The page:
Are you part of the world’s 1-percent… of short sleepers?
For most of us, four to six hours of sleep sounds like a rough night. But for some special sleepers, it’s plenty of shuteye. In fact, about one percent of the population only needs six hours or fewer a night to feel genuinely refreshed and ready for the next day. They even have a name: short sleepers.
Sounds unfair, right? Like perfect teeth or a show-stopping singing voice, being a short sleeper just might be a genetic advantage enjoyed by a lucky few. Among them are Margaret Thatcher, Barack Obama and Martha Stewart. Thomas Edison reported sleep was a waste of time, and he regularly slept only a few hours each night. He may also have been a short sleeper.
Or he might have felt cranky all the time. Being a short sleeper isn’t determined only by how little you sleep. Plenty of people sleep just four to six hours a night—and are chronically sleep deprived because of it. As research is beginning to show, true short sleepers come by the habit naturally, and don’t feel any negative effects from their abbreviated slumber.
Short sleepers by nature
In a landmark study out of the University of California, San Francisco, researchers discovered a gene mutation that might account for short sleepers. A gene known to affect the circadian rhythm, DEC2, was discovered in a mother and daughter who regularly slept about four hours a night.
Short sleepers seem to enter the restorative phase of deep sleep sooner, which is how they get the same benefit from six hours of rest as others get from eight hours or more. Many short sleepers share other characteristics as well: They’re generally optimistic and appear to have a high pain threshold. One study participant didn’t need Novocain for dental work. Another said she had little pain during childbirth, even without a painkiller.
These traits may be related to the gene mutation, and are most likely not something we can replicate—at least outside of a lab. “If we can identify the pathways that can regulate our sleep duration, then maybe someday we can come up with something better than caffeine for those who aren’t short sleepers,” said Dr. Ying-Hui Fu at the University of California, San Francisco, lead author of the study.
Learning from short sleepers
While only one in 100 people are true short sleepers, a full 40% of Americans get six hours a night or less, according to Gallup. That means 39 in 100 people may behave like a short sleeper, but rely on coffee, naps and (likely) denial to get through the day.
If you think you’re really a short sleeper, here’s a test: When you’re on vacation for several days, go to sleep whenever you start feeling sleepy and allow yourself to wake up naturally. After a week or so, your sleep pattern will reveal how much sleep you really need a night.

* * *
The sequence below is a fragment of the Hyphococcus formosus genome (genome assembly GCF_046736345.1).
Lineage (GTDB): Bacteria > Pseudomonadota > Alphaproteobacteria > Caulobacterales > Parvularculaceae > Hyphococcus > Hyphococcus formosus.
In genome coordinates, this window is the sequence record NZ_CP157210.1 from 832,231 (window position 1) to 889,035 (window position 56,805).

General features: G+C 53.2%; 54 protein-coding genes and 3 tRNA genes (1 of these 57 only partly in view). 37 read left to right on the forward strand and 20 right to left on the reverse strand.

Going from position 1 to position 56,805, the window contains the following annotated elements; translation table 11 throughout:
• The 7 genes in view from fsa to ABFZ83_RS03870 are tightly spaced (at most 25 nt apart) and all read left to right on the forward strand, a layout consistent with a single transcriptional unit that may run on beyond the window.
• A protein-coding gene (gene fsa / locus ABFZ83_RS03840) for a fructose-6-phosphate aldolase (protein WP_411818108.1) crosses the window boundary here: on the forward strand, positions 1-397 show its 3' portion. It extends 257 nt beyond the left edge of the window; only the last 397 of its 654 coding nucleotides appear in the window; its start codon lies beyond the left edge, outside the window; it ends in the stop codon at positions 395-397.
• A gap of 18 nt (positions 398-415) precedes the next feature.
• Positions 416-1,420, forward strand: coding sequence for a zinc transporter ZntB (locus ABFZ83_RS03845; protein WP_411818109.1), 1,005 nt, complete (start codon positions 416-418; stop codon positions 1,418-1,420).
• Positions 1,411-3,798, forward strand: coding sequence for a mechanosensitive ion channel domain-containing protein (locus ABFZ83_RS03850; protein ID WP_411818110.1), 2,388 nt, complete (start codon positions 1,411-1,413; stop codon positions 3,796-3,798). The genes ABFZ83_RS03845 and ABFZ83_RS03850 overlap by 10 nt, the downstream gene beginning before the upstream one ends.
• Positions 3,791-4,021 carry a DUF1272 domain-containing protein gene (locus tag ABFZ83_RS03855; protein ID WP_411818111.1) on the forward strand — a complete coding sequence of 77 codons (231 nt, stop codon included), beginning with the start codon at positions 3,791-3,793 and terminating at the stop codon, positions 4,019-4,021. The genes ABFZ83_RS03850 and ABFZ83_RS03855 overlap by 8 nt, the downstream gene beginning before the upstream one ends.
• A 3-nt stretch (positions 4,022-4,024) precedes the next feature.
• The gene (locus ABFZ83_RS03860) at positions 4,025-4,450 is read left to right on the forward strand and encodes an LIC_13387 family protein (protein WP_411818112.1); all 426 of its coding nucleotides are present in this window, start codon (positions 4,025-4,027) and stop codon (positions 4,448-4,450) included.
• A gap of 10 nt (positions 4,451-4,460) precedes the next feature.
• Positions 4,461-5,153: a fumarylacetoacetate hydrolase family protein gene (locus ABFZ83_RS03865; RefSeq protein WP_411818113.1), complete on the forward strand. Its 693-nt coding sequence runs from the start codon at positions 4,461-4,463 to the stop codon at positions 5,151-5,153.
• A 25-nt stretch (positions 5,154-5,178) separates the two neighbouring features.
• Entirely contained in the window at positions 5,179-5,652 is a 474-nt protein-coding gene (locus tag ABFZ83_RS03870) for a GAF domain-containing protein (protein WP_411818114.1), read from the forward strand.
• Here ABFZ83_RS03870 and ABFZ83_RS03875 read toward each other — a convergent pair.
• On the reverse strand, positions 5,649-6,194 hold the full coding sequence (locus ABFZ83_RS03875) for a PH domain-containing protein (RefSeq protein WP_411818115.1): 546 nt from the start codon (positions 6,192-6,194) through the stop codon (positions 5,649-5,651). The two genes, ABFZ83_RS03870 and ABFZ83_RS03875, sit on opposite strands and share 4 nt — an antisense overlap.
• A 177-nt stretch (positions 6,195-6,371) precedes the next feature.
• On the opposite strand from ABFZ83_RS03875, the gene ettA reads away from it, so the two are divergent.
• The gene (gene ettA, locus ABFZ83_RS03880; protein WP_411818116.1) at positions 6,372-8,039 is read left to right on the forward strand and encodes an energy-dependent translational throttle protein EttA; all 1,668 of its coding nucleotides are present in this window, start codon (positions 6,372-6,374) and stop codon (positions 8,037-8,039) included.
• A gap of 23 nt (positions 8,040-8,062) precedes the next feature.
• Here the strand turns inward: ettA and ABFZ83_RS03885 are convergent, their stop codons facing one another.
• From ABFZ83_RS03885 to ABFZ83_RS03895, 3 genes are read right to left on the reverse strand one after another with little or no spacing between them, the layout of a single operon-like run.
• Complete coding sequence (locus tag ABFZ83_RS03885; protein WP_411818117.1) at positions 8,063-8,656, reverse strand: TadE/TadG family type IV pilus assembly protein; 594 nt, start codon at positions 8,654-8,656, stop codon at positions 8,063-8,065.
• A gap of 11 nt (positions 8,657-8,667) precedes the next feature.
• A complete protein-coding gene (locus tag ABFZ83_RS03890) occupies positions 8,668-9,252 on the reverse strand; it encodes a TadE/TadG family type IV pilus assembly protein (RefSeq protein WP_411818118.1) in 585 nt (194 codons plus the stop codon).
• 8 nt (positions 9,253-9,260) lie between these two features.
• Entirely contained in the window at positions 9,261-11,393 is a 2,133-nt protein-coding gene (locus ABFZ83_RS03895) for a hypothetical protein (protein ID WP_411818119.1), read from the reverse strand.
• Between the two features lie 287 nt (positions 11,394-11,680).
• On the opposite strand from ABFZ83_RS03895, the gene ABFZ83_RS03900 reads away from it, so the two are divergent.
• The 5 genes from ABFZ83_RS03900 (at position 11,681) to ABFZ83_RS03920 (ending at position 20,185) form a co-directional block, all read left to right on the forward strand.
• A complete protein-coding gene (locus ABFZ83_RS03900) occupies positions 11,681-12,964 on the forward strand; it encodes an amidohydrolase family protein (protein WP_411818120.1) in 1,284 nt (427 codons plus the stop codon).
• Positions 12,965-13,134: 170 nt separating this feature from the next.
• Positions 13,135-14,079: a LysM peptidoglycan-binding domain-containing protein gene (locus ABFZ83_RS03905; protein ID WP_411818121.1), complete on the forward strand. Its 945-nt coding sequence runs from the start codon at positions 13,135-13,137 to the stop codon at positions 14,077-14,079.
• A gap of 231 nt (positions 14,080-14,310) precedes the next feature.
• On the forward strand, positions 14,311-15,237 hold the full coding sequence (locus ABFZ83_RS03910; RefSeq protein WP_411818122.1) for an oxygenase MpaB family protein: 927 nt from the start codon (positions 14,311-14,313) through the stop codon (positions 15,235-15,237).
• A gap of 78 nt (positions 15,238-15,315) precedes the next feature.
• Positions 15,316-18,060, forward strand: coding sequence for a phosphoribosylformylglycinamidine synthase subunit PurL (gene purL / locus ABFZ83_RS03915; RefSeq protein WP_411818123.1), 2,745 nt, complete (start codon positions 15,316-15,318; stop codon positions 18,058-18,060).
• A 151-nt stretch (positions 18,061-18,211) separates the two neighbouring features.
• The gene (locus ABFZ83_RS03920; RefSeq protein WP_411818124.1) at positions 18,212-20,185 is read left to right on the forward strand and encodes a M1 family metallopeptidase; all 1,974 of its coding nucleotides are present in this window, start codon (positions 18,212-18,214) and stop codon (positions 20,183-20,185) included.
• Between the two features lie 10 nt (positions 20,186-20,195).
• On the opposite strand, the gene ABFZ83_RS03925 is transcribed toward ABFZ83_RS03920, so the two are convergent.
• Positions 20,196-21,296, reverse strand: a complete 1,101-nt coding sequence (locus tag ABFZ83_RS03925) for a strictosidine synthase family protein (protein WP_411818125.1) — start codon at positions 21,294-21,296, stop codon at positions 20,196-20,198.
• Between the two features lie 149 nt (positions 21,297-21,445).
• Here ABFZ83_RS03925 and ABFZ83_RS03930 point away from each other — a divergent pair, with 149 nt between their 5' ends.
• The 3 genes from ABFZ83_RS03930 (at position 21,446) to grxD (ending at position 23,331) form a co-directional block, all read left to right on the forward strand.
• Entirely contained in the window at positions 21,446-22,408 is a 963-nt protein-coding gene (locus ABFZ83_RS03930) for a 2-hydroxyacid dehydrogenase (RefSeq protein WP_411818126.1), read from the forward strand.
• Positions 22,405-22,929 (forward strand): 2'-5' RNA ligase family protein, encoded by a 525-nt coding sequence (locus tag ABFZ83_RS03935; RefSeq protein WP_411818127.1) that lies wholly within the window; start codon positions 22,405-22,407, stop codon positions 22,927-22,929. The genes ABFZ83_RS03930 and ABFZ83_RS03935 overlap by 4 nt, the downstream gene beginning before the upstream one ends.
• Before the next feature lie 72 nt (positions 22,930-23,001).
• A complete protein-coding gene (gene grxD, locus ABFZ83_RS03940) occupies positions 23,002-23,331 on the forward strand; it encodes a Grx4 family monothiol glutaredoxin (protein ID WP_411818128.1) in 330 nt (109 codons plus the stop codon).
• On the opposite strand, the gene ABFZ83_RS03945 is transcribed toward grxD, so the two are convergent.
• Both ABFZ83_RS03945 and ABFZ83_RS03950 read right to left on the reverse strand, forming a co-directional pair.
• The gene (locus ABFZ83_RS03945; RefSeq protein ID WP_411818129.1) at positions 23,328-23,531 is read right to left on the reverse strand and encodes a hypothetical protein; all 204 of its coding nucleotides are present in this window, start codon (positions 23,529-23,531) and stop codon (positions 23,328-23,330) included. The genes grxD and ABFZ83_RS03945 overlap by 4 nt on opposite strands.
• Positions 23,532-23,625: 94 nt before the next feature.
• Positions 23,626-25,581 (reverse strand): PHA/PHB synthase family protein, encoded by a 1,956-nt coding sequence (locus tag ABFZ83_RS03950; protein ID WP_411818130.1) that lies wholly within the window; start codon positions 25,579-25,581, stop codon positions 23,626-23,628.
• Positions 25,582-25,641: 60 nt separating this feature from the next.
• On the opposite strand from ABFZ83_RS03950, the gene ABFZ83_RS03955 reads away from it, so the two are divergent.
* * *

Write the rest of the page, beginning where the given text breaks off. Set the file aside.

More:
Not a short sleeper after all? Join the club. But it’s nothing to feel badly about. While you can’t will yourself into having a DEC2 gene, there are still things we regular folk can learn from short sleepers that can benefit our sleep lives:
- Be a go-getter. Short sleepers tend to be physically active and high-energy. They volunteer and stay super busy all day. While they come by these habits naturally, it’s known that doing things to expend more energy, like exercising, can improve sleep issues.
- Embrace your sleep pattern. Most people stress out when they’re awake at 4 a.m., but not short sleepers. They embrace the sleep pattern they were born with. If you happen to rise early, make the best of it by doing something productive in the wee hours—read, exercise, get work done or clean the house.
- Ignore society’s views on sleep. There’s a societal notion that sleeping fewer hours is prized, and to be successful you should sleep less. Hogwash. Short sleepers have shown us that our sleep patterns are genetically predetermined.
- Practice optimism. Short sleepers tend to be optimistic. While there’s no reason to believe optimism causes less need for sleep, what’s the downside?
While getting the short sleeping gene may seem like a boon, science considers it a sleep disorder. And it’s important to not pretend to be a short sleeper. Fu says you cannot become a short sleeper. It’s something you are or you aren’t. Fu stresses you should aim to get the amount of sleep you know you need.
“One day, though, we may have enough knowledge to intelligently tweak the system and help people sleep more efficiently,” says Fu. Maybe there will be a short sleeper pill in our future. Until then, go ahead and get some sleep—unless you really don’t need it.
Written by Jennifer Nelson
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